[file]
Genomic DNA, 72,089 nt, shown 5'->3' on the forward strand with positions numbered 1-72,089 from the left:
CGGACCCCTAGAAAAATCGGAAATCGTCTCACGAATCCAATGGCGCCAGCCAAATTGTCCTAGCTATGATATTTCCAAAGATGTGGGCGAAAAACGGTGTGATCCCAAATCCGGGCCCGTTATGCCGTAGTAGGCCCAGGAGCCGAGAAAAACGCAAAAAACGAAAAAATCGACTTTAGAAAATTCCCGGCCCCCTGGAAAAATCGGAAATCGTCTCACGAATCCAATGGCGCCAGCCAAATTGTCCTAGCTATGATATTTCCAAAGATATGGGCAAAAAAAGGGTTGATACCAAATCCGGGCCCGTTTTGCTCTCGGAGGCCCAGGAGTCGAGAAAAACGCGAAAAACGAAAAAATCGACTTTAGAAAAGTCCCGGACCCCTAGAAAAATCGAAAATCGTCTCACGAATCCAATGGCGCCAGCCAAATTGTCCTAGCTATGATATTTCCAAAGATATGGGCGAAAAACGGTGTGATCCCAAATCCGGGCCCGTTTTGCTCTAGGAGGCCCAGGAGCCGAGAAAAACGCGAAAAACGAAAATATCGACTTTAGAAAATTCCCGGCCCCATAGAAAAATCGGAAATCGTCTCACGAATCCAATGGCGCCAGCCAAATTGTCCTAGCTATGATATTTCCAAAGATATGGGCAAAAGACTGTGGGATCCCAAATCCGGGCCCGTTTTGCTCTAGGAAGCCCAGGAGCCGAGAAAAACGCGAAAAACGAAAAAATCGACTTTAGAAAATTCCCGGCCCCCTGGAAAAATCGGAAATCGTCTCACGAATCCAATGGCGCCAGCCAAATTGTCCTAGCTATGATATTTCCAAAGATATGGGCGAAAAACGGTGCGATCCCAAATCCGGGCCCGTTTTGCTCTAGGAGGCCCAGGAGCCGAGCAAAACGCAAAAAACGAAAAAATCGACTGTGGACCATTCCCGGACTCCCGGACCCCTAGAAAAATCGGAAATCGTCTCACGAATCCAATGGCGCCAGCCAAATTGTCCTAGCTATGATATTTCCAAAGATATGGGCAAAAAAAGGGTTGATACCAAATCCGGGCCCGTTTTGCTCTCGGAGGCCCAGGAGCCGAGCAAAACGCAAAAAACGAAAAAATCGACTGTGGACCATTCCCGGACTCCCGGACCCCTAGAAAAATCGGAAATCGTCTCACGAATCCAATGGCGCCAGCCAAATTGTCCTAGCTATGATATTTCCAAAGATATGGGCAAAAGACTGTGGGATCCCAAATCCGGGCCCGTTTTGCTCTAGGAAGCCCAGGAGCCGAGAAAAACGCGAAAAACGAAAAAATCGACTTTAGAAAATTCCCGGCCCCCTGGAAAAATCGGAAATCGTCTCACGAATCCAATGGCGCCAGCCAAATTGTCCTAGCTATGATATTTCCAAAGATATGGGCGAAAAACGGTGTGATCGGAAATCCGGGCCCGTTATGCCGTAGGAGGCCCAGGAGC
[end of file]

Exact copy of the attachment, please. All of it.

Genomic DNA, 72,089 nt, shown 5'->3' on the forward strand with positions numbered 1-72,089 from the left:
CGGACCCCTAGAAAAATCGGAAATCGTCTCACGAATCCAATGGCGCCAGCCAAATTGTCCTAGCTATGATATTTCCAAAGATGTGGGCGAAAAACGGTGTGATCCCAAATCCGGGCCCGTTATGCCGTAGTAGGCCCAGGAGCCGAGAAAAACGCAAAAAACGAAAAAATCGACTTTAGAAAATTCCCGGCCCCCTGGAAAAATCGGAAATCGTCTCACGAATCCAATGGCGCCAGCCAAATTGTCCTAGCTATGATATTTCCAAAGATATGGGCAAAAAAAGGGTTGATACCAAATCCGGGCCCGTTTTGCTCTCGGAGGCCCAGGAGTCGAGAAAAACGCGAAAAACGAAAAAATCGACTTTAGAAAAGTCCCGGACCCCTAGAAAAATCGAAAATCGTCTCACGAATCCAATGGCGCCAGCCAAATTGTCCTAGCTATGATATTTCCAAAGATATGGGCGAAAAACGGTGTGATCCCAAATCCGGGCCCGTTTTGCTCTAGGAGGCCCAGGAGCCGAGAAAAACGCGAAAAACGAAAATATCGACTTTAGAAAATTCCCGGCCCCATAGAAAAATCGGAAATCGTCTCACGAATCCAATGGCGCCAGCCAAATTGTCCTAGCTATGATATTTCCAAAGATATGGGCAAAAGACTGTGGGATCCCAAATCCGGGCCCGTTTTGCTCTAGGAAGCCCAGGAGCCGAGAAAAACGCGAAAAACGAAAAAATCGACTTTAGAAAATTCCCGGCCCCCTGGAAAAATCGGAAATCGTCTCACGAATCCAATGGCGCCAGCCAAATTGTCCTAGCTATGATATTTCCAAAGATATGGGCGAAAAACGGTGCGATCCCAAATCCGGGCCCGTTTTGCTCTAGGAGGCCCAGGAGCCGAGCAAAACGCAAAAAACGAAAAAATCGACTGTGGACCATTCCCGGACTCCCGGACCCCTAGAAAAATCGGAAATCGTCTCACGAATCCAATGGCGCCAGCCAAATTGTCCTAGCTATGATATTTCCAAAGATATGGGCAAAAAAAGGGTTGATACCAAATCCGGGCCCGTTTTGCTCTCGGAGGCCCAGGAGCCGAGCAAAACGCAAAAAACGAAAAAATCGACTGTGGACCATTCCCGGACTCCCGGACCCCTAGAAAAATCGGAAATCGTCTCACGAATCCAATGGCGCCAGCCAAATTGTCCTAGCTATGATATTTCCAAAGATATGGGCAAAAGACTGTGGGATCCCAAATCCGGGCCCGTTTTGCTCTAGGAAGCCCAGGAGCCGAGAAAAACGCGAAAAACGAAAAAATCGACTTTAGAAAATTCCCGGCCCCCTGGAAAAATCGGAAATCGTCTCACGAATCCAATGGCGCCAGCCAAATTGTCCTAGCTATGATATTTCCAAAGATATGGGCGAAAAACGGTGTGATCGGAAATCCGGGCCCGTTATGCCGTAGGAGGCCCAGGAGC